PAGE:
Have you ever wondered how Dartmouth's lakes were named?
On July 29, 1922, the Evening Echo announced the results of a contest to name the first three Dartmouth Lakes. Panel judges Mayor Walter Mosher, Dr. A. H. MacKay (Superintendent of Education) and A. C. Pettipas (Dartmouth Town Council) made their selections from a list of suggestions contributed by 77 different readers. According to the Evening Echo's announcement, "the three beautiful Dartmouth lakes hitherto known as First, Second and Third", were to be re-named, respectively, Banook, Micmac and Lake Charles. If multiple people suggested a winning name, they would have to split the 10 dollar prize. Mrs. A. G. Gates of Tulip Street successfully selected the names for two separate lakes!
BANOOK winners: Mrs. P. A. Benjamin, Lyle St.; G. J. T. Russell, 22 Dahlia St.; W. P. Moseley, Harold Conrad, Erskine Street; Mrs. A. G. Gates, Tulip Street; James Ross, 14 Tulip St.
MICMAC winners: Mrs. Clarence Hatton, 388 Portland St, and Miss Isabel I. Robson, 62 Queen St.
LAKE CHARLES winner: Mrs. A. G. Gates, Tulip Street.
Explanations from Walter Mosher, A. H. MacKay and Arthur C. Pettipas:
Your committee appointed to select the names approved for the three Dartmouth Lakes from the list of those contributed by your competitors who number 77 as shown on the accompanying summary and numbered envelopes, beg to recommend for the First Lake the name "Banook" already adopted by the "Banook" Club for its club house. The name is good Indian related to the form "Ponhook" of like signification already on the Geological Map of Halifax County elsewhere. The name is easily pronounced and spelled and conforms to the recommendation of the Geographic Board of Canada. Six competitors proposed this name for the First Lake, namely Nos. 17, 25, 37, 40, 41 and 45.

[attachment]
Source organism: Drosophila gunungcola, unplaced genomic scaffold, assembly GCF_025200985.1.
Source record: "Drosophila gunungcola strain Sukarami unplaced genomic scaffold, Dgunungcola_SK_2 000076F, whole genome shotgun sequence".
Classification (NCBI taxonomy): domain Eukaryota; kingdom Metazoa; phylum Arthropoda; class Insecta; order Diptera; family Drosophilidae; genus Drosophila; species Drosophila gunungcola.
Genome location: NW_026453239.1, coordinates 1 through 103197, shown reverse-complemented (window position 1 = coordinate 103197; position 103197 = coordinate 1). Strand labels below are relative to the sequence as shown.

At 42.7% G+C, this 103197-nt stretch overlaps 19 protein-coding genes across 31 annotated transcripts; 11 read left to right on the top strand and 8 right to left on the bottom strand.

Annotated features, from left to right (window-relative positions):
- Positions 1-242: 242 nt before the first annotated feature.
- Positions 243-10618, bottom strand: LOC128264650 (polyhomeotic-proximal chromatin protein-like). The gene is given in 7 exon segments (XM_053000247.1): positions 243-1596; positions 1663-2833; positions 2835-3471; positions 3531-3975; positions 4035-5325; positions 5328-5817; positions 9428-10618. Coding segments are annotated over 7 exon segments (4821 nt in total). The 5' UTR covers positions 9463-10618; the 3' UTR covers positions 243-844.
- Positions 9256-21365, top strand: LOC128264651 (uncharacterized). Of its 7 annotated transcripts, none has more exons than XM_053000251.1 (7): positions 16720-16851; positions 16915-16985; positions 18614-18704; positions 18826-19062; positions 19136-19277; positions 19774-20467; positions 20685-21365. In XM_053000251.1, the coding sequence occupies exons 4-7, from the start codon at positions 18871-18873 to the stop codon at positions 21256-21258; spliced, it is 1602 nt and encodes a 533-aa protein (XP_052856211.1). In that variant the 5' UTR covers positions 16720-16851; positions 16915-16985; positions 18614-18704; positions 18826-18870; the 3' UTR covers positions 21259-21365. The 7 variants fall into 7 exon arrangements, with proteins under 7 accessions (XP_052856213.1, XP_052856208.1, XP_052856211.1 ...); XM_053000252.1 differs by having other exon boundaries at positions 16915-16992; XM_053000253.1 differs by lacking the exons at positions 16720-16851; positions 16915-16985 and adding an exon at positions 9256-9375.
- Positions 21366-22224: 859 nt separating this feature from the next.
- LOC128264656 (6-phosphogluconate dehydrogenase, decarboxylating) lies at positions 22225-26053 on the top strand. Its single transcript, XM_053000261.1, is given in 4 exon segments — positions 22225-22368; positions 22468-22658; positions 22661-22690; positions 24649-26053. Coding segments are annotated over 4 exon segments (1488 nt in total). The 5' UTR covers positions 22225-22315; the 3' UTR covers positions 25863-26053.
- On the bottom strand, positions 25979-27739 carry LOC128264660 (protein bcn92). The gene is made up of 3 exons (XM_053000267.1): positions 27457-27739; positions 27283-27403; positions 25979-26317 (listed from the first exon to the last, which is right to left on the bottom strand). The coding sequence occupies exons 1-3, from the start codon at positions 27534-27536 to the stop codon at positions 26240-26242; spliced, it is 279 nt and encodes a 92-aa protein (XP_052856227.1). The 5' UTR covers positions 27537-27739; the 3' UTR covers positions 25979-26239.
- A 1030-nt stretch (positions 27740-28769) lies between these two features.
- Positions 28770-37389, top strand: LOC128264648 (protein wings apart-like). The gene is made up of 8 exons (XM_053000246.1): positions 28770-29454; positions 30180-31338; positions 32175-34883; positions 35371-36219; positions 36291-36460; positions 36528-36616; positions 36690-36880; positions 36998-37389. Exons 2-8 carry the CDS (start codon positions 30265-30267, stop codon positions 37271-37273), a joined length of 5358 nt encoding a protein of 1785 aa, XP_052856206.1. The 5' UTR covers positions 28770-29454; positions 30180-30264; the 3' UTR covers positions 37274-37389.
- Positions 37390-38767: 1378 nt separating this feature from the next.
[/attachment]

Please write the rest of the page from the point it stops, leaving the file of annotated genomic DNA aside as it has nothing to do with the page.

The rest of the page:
We recommend "Micmac", proposed by Nos. 27 and 34 for the Second Lake, as fulfilling the conditions specified in the preceding paragraph. This chain of lakes and the Shubenacadie River was the great Micmac highway or route of travel from the West to the Atlantic seaboard, as tragically demonstrated by the history of the early settlers of Dartmouth. The name is not otherwise commonly applied to local geographic features, so that from a historical point of view this name appears to be called for.
For the Third Lake we recommend the proposal Lake Charles of No. 41, for the following reasons, as the name is neither difficult to spell nor to pronounce, and serves as a memorial of a man of remarkable energy, who if the Halifax-Truro Railway had not been promptly opened might have given the Province a functioning canal connecting Halifax Harbor with the Bay of Fundy. In addition the name has already appeared extensively in our maps . . .